Stay informed with the
NEW Casino City Times newsletter!
Mark Pilarski Archives
More Strategy Experts
24 July 2015
By Mark Pilarski
Dear Mark: In your recent article you told a reader that “there is no magic switch that's flipped from some secret location” to get more dough out of people. My question is this. Here in Reno, casinos talk and advertise about “we've loosened our slots,” or, we have “the loosest slots in town." Is this a myth? Steve
As I stated in that column, Steve, it is not cost effective for casinos to vary their payouts on slot machines when the circus comes to town. Instead, let’s concentrate on your other inquiry, that of “loose slots.”
When it comes to slot machines, there is no verifiable return for slot paybacks of any one machine, or any particular casino in Reno, just its geographic location. Fortunately, for you, Reno casinos have always been competitive and liberal with their returns. Nevada is home to the top three sections of America with the loosest slots, and Reno has remained #1 for eight years running. So, as for the general use of the term, “loose slots,” there is no myth here.
Essentially, Steve, the looser the slot machine, the more money it returns to the player. That said, a loose slot doesn't mean the player has any additional advantage over the house. The casino still has an edge on your play, but looser slots offer better returns. Every slot machine in a casino is programmed to return a certain percentage, over a specific period, of the dollars wagered.
"Loose" slot machines are only "loose" relative to other machines in that gaming jurisdiction, or even within that casino itself. The rub, Steve, is that even if some machines in Casino A are "looser" than Casino B next door, there's no way to verify which machines on the floor pay back what. And keep in mind that slot machines hold some of the largest house edge ratios for casinos no matter where you play.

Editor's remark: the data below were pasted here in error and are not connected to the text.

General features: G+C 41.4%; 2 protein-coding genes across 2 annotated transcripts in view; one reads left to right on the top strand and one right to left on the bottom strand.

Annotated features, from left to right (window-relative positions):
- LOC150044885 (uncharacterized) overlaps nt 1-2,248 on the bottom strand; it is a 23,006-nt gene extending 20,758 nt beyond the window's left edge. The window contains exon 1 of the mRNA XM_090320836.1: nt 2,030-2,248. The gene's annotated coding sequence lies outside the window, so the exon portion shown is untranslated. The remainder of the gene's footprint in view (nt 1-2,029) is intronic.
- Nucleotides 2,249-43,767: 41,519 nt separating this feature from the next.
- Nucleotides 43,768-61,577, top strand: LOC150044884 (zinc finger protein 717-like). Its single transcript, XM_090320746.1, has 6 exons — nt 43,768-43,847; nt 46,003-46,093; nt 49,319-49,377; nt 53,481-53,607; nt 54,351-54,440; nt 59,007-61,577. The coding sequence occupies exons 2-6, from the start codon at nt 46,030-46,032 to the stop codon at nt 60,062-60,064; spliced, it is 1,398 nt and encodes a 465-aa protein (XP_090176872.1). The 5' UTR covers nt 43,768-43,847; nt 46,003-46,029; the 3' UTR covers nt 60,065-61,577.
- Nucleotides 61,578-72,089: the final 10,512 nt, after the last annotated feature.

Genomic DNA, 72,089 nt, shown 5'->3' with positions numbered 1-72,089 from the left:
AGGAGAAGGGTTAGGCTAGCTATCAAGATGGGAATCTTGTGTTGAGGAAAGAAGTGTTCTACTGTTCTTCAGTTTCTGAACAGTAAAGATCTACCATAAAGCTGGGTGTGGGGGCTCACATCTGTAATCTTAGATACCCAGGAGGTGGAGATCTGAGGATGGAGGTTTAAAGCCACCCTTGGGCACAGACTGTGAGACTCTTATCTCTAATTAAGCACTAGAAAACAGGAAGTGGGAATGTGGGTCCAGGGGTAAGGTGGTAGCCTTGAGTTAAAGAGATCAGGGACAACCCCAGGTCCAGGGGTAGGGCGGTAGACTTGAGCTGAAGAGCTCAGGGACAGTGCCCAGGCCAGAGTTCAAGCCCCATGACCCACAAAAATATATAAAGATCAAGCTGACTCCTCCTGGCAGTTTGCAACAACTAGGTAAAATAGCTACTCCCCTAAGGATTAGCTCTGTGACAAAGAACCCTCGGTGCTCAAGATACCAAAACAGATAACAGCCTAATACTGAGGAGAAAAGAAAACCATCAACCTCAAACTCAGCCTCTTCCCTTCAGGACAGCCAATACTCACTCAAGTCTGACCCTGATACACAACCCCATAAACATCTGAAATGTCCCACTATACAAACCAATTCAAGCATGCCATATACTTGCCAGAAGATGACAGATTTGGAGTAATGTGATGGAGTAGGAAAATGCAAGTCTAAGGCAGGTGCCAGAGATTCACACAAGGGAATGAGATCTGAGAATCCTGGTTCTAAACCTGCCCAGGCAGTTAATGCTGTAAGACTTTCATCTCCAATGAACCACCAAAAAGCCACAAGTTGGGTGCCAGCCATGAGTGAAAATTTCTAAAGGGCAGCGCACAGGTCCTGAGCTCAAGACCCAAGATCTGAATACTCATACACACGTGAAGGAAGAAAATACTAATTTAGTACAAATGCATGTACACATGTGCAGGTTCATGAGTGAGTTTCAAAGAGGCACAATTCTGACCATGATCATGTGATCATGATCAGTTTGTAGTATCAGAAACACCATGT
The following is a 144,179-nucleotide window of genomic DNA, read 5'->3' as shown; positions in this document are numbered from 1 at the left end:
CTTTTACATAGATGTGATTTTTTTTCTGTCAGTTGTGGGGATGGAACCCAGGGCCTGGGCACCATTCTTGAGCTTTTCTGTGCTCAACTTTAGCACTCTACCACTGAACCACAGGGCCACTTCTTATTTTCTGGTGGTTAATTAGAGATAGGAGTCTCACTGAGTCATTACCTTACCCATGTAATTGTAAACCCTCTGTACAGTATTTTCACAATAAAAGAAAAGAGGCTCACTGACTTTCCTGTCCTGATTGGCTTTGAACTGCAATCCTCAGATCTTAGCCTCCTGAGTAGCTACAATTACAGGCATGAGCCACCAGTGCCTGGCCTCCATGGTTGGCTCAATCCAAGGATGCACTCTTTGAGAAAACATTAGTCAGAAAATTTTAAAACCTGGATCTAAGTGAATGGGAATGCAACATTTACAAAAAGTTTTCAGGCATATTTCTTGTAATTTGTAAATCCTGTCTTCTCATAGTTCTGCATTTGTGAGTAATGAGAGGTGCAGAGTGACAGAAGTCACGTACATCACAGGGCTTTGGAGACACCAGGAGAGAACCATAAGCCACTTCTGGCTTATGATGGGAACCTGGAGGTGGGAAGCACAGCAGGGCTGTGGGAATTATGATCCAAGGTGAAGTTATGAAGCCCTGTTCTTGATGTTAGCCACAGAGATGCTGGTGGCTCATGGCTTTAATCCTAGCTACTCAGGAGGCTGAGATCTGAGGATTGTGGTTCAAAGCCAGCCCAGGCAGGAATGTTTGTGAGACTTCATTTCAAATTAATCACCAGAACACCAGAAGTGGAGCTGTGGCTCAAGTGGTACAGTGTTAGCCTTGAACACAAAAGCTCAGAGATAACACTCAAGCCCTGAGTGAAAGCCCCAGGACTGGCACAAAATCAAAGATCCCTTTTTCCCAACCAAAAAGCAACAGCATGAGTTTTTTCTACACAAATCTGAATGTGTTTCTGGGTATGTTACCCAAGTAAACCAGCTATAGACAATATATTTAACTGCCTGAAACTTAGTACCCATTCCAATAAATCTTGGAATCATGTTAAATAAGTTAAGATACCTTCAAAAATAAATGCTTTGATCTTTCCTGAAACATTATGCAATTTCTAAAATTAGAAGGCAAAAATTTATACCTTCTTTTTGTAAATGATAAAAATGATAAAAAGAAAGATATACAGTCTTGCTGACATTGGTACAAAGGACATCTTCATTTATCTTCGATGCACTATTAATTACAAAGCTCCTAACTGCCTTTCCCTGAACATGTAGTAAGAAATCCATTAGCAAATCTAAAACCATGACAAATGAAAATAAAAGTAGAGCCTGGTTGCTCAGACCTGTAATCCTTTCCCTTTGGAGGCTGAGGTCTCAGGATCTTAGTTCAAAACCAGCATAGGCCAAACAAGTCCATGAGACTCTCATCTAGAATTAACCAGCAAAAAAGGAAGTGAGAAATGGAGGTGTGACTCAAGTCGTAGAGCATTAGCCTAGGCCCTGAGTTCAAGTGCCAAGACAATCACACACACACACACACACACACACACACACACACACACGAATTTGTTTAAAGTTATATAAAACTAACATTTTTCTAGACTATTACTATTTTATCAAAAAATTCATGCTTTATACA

I am skeptical of those “Loosest Slot” ads mainly because that term is never machine-specific. Even explicit numbers such as "up to 98 percent return” should be labeled, without qualifiers, for that claim to be meaningful. “Up to” could denote but one machine out of a bank of machines that is set to pay back at 98%, which technically, complies with that advertisement.
What is a certainty, Steve, is that casinos do not set every slot machine to the same payback percentage. Typically, they will have a mix of machines with both higher (looser) and lower (tighter) payouts scattered across their casino floor.
Aside from the fact that, comparatively speaking, Reno does happen to have looser slots compared to other gaming jurisdictions, don’t be misled by the term "loose" slots. Remember, in most instances, those loose slots are unidentifiable.
Besides, since slot machines make up approximately 85 percent of a casino's revenue, just because a casino says their machines are loose doesn't mean they are a smart bet. The payback percentage of a loose slot is the overall percentage that a slot machine will return over the long run, based on millions of spins, and not when your hind end is sitting front and center.
Gambling Wisdom of the Week:
There’s a place in the world for a gambler
There’s a burden that only he can bear
There’s a place in the world for a gambler
And he sees
Oh yes he sees. – There’s A Place in the World for A Gambler, Dan Fogelberg
17 July 2015Dear Mark: I have been practicing my Deuces Wild video poker skills, looking to accomplish that perfect play. The online casino I was practicing at today has the suggested card(s) hold feature by default. You can't shut it off. Here is my problem. As you tell us, if dealt two deuces, hold them and no other cards. ... (read more)
10 July 2015Dear Mark: If the automatic W2-G reporting on a slot machine is for a jackpot of $1,200, does that hold true for higher-denomination machines as well? Bill W. Yes, Bill, and it may get worse. The IRS is now floating a plan for a bigger share of your jackpots: the meager ones. At present, the fortuitous ... (read more)
6 July 2015Dear Mark: I like playing blackjack on the video machines at the casino because I can take my time. However, I don’t like losing all the time. Are my odds better at the table? Are the blackjack video machines just a random number generator programmed for say 90% payback or can they alter payout based on how the customer plays? Raylon R. ... (read more)